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The classical Anglican understanding of a bishop is expressed in the Canons of the Church of England with the phrase `father in God' - wording that remains unchanged by the decision to ordain women as bishops. This volume sets out, in a non-polemic way, the understanding of priestly and episcopal ministry from the biblical, historical and theological viewpoints of those who defend a traditional view of priesthood as male, while being fully a part of the Church of England. It incorporates elements of the landmark book Consecrated Women? and brings the discussion fully up to date in light of the General Synod's decision to ordain women to the episcopate in 2014. Leading figures explore the topic from a range of perspectives, including Martin Warner, the Bishop of Chichester; on living in love and charity with your neighbour; Jonathan Baker, the Bishop of Fulham, on consecrated women; Emma Forward, a member of General Synod, on feminism in a post-feminist age; Geoffrey Rowell, formerly Bishop of Europe, on mission, scripture, tradition and church unity; and Aidan Nicholls OP, a Dominican priest and academic, offers a Roman Catholic perspective.
Anglicanism arguably originated in 1534 when Parliament passed the Act of Supremacy, which transferred papal power over the Church of England to the king. Today, approximately 550 dioceses are located around the world, not only in England, but also everywhere that the British Empire's area of influence extended. With a membership estimated at around 80 million members the Anglican Communion is the third largest Christian communion in the world This second edition of Historical Dictionary of Anglicanism covers the history of Anglicanism through a chronology, an introductory essay, appendixes, and an extensive bibliography. The dictionary section has over 700 cross-referenced entries on important personalities, concepts and institutions, rituals and liturgy, events and national communities. This book is an excellent access point for students, researchers, and anyone wanting to know more about Anglicanism.
When Henry VIII died in 1547 he left a church in England that had broken with Rome - but was it Protestant? The English Reformation was quite different in its methods, motivations and results to that taking place on the continent. This book: * examines the influences of continental reform on England * describes the divorce of Henry VIII and the break with Rome * discusses the political and religious consequences of the break with Rome * assesses the success of the Reformation up to 1547 * provides a clear guide to the main strands of historical thought on the topic.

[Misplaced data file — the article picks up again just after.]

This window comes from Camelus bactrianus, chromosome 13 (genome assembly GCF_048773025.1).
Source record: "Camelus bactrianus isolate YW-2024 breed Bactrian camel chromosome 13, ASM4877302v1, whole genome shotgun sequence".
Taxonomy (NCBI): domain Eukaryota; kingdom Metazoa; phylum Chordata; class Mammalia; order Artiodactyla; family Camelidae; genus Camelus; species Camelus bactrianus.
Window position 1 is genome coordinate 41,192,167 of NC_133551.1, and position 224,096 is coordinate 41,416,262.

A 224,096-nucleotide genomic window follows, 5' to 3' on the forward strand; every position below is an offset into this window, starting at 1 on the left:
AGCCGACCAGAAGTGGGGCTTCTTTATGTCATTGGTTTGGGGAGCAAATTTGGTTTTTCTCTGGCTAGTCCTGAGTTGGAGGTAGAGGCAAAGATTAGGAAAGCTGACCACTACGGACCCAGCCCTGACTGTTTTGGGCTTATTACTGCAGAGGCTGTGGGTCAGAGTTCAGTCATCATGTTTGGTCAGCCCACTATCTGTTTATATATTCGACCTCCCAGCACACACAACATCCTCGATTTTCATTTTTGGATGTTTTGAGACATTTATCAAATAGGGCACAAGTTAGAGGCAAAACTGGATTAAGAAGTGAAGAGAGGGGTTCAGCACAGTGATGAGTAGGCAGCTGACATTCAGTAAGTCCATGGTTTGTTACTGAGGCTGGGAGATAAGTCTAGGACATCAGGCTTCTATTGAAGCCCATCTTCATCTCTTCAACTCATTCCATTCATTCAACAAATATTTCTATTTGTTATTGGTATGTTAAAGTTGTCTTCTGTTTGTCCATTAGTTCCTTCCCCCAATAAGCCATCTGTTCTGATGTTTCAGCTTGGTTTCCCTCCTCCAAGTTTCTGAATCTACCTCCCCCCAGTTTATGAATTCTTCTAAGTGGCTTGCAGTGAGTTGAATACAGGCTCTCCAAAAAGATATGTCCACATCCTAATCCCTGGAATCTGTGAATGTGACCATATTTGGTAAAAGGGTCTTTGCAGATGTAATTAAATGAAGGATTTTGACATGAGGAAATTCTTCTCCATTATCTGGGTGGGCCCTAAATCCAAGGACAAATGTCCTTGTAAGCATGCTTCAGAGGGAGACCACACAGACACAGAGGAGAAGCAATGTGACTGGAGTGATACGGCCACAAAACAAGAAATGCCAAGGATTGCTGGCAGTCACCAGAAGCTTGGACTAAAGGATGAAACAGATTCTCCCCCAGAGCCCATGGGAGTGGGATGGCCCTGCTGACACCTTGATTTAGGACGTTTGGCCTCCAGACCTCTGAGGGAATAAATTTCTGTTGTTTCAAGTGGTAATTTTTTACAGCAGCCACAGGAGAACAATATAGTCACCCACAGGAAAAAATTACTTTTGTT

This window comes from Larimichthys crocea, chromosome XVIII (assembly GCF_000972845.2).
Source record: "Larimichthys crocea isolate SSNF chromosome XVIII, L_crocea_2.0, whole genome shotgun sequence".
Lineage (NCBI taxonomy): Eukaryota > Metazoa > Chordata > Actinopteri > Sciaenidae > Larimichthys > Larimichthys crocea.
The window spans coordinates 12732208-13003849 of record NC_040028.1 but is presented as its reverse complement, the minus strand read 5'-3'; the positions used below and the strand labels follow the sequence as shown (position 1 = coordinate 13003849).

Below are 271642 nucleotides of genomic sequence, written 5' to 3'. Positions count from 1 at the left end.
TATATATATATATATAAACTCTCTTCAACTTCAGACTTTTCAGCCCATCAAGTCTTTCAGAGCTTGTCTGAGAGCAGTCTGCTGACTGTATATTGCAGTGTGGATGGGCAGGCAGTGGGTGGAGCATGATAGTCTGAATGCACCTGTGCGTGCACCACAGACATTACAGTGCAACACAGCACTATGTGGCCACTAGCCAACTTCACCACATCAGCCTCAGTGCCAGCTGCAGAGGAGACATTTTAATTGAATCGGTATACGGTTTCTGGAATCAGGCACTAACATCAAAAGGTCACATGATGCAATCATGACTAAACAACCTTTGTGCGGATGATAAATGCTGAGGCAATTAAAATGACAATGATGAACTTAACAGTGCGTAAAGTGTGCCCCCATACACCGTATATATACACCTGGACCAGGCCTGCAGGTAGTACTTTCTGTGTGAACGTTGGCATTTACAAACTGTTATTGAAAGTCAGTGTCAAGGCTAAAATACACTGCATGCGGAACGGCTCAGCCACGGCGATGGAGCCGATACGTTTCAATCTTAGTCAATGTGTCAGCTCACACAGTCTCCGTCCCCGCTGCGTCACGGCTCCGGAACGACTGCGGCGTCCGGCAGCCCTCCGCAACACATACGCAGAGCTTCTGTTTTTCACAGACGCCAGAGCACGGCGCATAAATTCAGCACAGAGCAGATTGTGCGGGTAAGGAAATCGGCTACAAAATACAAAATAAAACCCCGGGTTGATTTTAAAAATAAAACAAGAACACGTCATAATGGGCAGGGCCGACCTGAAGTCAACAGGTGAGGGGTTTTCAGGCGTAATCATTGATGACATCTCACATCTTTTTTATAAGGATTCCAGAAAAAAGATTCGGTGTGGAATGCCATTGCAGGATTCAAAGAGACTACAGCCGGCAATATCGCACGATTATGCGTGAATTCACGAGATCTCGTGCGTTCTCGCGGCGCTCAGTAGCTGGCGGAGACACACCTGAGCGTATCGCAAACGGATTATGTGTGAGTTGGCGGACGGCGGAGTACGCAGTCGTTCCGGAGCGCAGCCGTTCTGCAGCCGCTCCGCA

This book provides an edition of the letters of George Davenport, an Anglican clergyman in the north of England whose adult career covered the period of the Interregnum and the Restoration. Many of the letters are to his former Cambridge tutor, William Sancroft, beginning from 1651 after Sancroft had been expelled from Cambridge, and continuing after the Restoration when Davenport replaced Sancroft as chaplain to John Cosin, bishop of Durham, later becoming Rector of Houghton-le Spring, Durham. They were written to keep Sancroft supplied with information about Durham, where he was a prebendary with license to be non-resident, needing to collect revenues from his living and then to rebuild his prebendal house. The earlier letters reveal something about the life of an illegally (since episcopally) ordained young Anglican who, unlike many, did not go into exile but stayed largely in London supported by friends. Davenport eventually became a most conscientious resident parish priest and the letters throw considerable light on the Restoration settlement in the Durham diocese, from the beautifying' of Houghton church to the catechising of the people and the collection of tithes from a sometimes tardy flock. Davenport also helped Cosin to Catalogue his famous library and himself gave many manuscripts to it, of which a list is included here as an appendix. The letters are presented here with full introduction and elucidatory notes.
In the past decade, cathedrals have blossomed as signs of growth for the Anglican Church in England and Wales. They have opened their doors to growing congregations, to widening participation at the major Christian festivals, and to visitors, pilgrims, and tourists on a changing quest for religious experience and for spiritual fulfilment. In this thought-provoking volume Leslie J. Francis' research group presents ten focused empirical studies that illuminate what is really going on in these cathedrals.
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